Christine Seroogy, MD

Position title: Professor

Division of Allergy, Immunology, and Rheumatology


BS, University of Wisconsin–Madison, Madison, Wisconsin
MD, University of Minnesota Medical School, Minneapolis, Minnesota
Predoctoral Fellowship, University of Minnesota, Minneapolis, Minnesota
Internship, Pediatrics, University of California, San Diego, California
Residency, Pediatrics, Boston Children’s, Harvard University, Boston, Massachusetts
Clinical Fellowship, Allergy, Immunology, and Rheumatology, University of California, San Francisco, California
Postdoctoral Fellowship, Stanford University, Stanford, California

Professional Activities

Dr. Christine Seroogy is tenured professor in the Division of Allergy, Immunology, and Rheumatology. She is also the assistant medical director of the clinical research unit which is supported by the Institute for Clinical and Translational Research (ICTR). Seroogy has co-led the NIH funded Wisconsin Infant Study Cohort (WISC) since its inception in 2013.

Clinical Interests

Seroogy oversees the Primary Immunodeficiency Clinic at the American Family Children’s Hospital. She has also been a consultant for the Wisconsin Newborn Screening Severe Combined Immune Deficiency program since 2008. Seroogy has a long-standing commitment to improving health care delivery to Wisconsin Plain communities. Through this work, she has worked with numerous community and academic partners as well as the Plain community to improve access to health care and develop cutting edge, low cost testing.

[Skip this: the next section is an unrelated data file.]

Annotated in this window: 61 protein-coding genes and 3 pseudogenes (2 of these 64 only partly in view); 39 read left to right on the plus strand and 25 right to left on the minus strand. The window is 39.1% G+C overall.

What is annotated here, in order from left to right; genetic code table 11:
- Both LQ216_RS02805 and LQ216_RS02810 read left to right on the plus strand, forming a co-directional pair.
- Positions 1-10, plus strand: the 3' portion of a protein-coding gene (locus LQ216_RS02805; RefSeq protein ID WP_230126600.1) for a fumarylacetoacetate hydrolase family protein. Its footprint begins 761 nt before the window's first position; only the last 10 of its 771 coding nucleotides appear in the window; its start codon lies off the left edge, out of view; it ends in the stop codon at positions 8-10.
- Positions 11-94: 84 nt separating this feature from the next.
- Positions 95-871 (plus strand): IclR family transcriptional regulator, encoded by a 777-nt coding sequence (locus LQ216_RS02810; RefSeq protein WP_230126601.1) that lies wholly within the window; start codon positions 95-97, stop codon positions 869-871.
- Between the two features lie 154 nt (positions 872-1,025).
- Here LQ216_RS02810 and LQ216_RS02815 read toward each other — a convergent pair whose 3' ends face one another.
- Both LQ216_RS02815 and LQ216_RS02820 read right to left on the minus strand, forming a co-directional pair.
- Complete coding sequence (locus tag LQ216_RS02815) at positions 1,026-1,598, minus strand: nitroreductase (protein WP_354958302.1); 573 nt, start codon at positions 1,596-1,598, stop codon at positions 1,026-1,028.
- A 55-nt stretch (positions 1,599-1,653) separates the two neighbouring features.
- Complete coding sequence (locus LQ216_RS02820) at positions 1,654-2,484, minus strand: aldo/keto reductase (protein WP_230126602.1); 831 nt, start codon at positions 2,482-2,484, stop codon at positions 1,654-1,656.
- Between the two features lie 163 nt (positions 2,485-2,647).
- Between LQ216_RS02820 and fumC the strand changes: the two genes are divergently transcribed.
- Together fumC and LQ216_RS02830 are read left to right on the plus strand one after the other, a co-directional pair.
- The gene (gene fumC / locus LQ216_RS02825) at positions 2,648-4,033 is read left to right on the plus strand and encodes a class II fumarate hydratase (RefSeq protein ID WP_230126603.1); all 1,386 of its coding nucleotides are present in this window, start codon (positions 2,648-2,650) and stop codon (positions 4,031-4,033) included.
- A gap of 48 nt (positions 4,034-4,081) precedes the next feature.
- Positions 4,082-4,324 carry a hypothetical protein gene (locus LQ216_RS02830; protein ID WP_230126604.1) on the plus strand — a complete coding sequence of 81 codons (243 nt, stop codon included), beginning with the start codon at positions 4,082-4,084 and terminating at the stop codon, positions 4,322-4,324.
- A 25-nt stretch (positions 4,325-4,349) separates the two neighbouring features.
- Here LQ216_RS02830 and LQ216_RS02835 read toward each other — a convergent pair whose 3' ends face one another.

Research Interests

Seroogy’s research program is aimed at characterizing early life immune development using unique birth cohorts and multi-omic technologies. The ultimate goal of this work is to define the mechanistic underpinnings of microbial and immune interfaces which modulate risk for allergic inflammation to inform future primary prevention strategies. Seroogy has authored over 90 peer-reviewed manuscripts and is a contributing author for several textbooks in the field of allergy and immunology.